COVER Epic Restoration Restoring any Jaguar XJ220 is daunting enough, but Don Law Racing resurrected the very car that was used for crash-testing at MIRA. We tell its remarkable tale.
There are, it has to be said, more promising projects than a car that’s been deliberately crashed into a wall at 30mph, stripped of many of its parts, then abandoned round the back of first Bloxham then Gaydon and finally at Jaguar’s Browns Lane museum. But Justin Law gave it a go anyway.
He says, ‘I used to own Tom Walkinshaw’s own XJ220S demonstrator, registered M1 TWR – the only development car fitted with an upgraded 680bhp engine. I sold it in a moment of weakness and have regretted it ever since – I drove that car every day. Then I borrowed it to give demonstration rides at Gaydon along with racer and XJ220 development driver Andy Wallace. It was fantastic fun and I left thinking “I really need one of those”.
‘This is the actual car JaguarSport submitted for the crash test at MIRA. My father Don and I had known of its existence for years. Then three years ago we bought two unbuilt XJ220s left over after production ended, and this came with them. At first we just saw it as an interesting piece of Jaguar history – it was Shell B of the development cars, predictably nicknamed “Carroll” at the factory. Then one day we had a proper look at the chassis and saw how good it was and how well it had survived the impact. The crumple structure had worked so effectively that the crash hadn’t cracked the windscreen or closed up the door gaps.
‘We had been buying up XJ220 parts for years and had a full set of carbon-fibre Le Mans panels, another shell with race suspension, plus the remains of the MIRA car. We also managed to acquire many of the componentry that had been removed from Shell B from the Jaguar Daimler Heritage Trust and other sources. I reckoned we could rebuild the car with the bespoke suspension, brakes, wheels and tyres that are unique to the LM – something like a Le Mans-specification XJ220, but in roadgoing form.’
ASSESSING AND PLANNING
‘More damage had been done by years of poor storage’
The car’s lack of completeness was less daunting for Justin than it might have been for someone else because Don Law Racing has gathered up most of the remaining parts for these cars, and where necessary remade items from scratch. But that still left an enormous amount of work to do and tricky problems to solve, the first being the car’s main tub.
‘The impact actually wasn’t the worst part of it,’ says Justin. ‘In fact, apart from the front section, the chassis was straight. More damage appeared to have been done to the tub by years of poor storage. Water had penetrated areas of the car’s aluminium honeycomb structure and caused delamination, especially in the floorpan. The car’s design meant that in effect all we had to do was unbolt the crush structure at the front and bolt a complete new section on.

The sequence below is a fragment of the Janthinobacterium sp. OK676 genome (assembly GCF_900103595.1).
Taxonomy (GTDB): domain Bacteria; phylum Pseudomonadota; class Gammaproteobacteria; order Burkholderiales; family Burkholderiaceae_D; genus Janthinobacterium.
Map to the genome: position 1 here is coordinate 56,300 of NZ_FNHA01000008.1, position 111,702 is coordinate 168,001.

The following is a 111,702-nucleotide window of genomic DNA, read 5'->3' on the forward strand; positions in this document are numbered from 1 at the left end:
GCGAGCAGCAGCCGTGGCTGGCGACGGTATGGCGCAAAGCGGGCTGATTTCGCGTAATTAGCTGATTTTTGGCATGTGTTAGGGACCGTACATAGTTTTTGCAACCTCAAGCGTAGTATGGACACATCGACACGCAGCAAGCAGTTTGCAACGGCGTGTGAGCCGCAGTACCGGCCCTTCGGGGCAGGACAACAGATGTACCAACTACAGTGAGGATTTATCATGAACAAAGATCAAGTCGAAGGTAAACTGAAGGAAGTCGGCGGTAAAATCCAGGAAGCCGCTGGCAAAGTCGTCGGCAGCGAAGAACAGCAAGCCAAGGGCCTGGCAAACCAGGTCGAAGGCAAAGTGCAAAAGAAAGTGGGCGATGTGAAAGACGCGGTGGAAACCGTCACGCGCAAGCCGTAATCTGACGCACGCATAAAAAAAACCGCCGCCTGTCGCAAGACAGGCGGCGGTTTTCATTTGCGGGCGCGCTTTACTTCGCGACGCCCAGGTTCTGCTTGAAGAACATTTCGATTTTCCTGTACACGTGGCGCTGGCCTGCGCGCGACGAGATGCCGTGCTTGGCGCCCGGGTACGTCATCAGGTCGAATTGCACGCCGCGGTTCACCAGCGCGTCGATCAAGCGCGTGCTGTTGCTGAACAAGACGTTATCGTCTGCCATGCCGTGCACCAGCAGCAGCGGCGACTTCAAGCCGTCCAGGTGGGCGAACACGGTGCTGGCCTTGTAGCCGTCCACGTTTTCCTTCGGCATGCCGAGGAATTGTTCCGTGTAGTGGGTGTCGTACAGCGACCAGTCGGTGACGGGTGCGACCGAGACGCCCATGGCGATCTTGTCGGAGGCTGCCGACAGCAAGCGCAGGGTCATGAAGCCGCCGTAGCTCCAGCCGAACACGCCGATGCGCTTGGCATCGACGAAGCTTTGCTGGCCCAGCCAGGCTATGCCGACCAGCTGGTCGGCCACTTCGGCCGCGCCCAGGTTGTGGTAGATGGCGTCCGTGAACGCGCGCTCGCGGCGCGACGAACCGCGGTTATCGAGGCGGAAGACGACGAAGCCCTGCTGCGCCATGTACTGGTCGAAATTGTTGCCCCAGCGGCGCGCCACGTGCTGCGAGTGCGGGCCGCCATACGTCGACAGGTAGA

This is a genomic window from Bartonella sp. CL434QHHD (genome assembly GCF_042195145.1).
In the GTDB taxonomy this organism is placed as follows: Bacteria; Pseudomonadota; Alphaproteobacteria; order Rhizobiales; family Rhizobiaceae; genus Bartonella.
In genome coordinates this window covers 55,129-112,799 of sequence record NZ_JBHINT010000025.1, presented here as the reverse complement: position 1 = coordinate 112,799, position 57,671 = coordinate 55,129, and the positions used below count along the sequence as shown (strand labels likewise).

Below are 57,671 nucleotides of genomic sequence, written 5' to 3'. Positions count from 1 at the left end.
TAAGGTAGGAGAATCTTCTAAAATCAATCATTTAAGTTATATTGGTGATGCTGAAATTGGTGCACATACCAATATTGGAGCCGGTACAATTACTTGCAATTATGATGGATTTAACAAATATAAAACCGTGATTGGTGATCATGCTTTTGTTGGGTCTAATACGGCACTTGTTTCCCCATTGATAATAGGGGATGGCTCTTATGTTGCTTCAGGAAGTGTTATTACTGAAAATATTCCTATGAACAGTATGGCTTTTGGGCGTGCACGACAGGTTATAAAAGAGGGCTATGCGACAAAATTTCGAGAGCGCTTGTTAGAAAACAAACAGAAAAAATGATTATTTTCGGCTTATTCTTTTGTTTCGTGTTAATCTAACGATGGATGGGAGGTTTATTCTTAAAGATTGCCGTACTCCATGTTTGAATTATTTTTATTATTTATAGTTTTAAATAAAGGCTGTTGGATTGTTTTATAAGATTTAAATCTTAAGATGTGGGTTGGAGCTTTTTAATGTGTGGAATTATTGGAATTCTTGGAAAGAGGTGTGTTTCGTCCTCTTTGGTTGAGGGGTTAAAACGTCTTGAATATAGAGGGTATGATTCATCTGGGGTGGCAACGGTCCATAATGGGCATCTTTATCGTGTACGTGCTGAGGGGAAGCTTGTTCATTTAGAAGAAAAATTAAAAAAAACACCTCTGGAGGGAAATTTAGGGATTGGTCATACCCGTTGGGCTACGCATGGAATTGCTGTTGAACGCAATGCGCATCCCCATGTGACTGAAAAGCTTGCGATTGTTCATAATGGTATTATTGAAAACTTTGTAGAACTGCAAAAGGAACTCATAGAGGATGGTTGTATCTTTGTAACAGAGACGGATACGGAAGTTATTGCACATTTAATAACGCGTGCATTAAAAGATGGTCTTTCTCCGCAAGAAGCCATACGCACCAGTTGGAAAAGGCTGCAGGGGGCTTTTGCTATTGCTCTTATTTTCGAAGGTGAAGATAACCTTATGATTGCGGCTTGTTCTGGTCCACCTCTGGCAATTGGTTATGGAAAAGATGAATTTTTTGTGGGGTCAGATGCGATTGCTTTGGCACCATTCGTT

‘Then I dummied up various digital images of it in different colours and settled on Audi Sprint Blue – the same colour as my Audi RS4.
‘The original engine was long gone, so I started with a brand-new block and cylinder heads, which I handpicked from our stock.’
BODY AND CHASSIS
‘We had to invert the bodyshell to fit the complete new floor’
Jeff Wilson is an experienced fabricator who worked for TWR when the XJ220s were being built. He says, ‘It needed a complete new floor section so we had to invert the shell on our jig and remove the floor leaving all the vertical castellations intact. It’s a job that demands considerable patience. Dealing with damage to honeycomb structures is similar to dealing with rust – simply cut out the delamianted areas and replace them. The big difference is that the new sections are glued in place using expensive 3M 9323 two-pack aircraft adhesive then riveted – not welded – with joint panels. We usually buy the original aerospace-spec honeycomb in 8ft x 4ft sheets, though they had to be a bespoke size for the wider XJ220 floor. They cut easily with a jigsaw then the new sections are bonded in.
‘The crash test had damaged the front bulkhead, which is a CNC-machined aluminium panel. We had one in stock, but the patterns are there to make a new one if necessary. We mounted the chassis on to a jig and bolted and riveted the bulkhead in place. Then we bolted a new front crush structure to it.’
Justin adds, ‘With the tub straight and sorted, we did a full “dry build” and fitted all the Le Mans carbonfibre panels to it. These were designed to be easily removable on the race cars with bolts and quick-release catches but we wanted to bond them into place so there was a lot of tweaking to do. They might have been 20-year-old panels left over from the race programme, but they all went together really well.
‘The one big change we made was in joining the panels together above the side intakes like they are on the road cars. On the racers they’re split to allow the whole upper rear body section to be quickly removed for good engine access. We bonded them together and filled the join with 3M epoxy filler.
‘The main issue with composite panels is sealing the surface before painting because it’s very porous and pinholes easily. To do this we apply several thin coats of a special two-pack hydroxyl acrylic primer then leave it as long as possible to see if any sinkage or other flaws appear. We didn’t use a high-build spray filler because we wanted to keep the weight down. In certain lights you can still see the weave of the fibres underneath. ‘We have moulds to make XJ220 doors from scratch, but ended up fitting original 1993 Le Mans carbon-fibre doors and polycarbonate windows. This saved a considerable amount of weight because standard XJ220 doors are extremely heavy.
‘We’d already had a batch of heated windscreens made and used one for this car because there’s no air conditioning fitted – again this was to keep weight down and avoid power drain.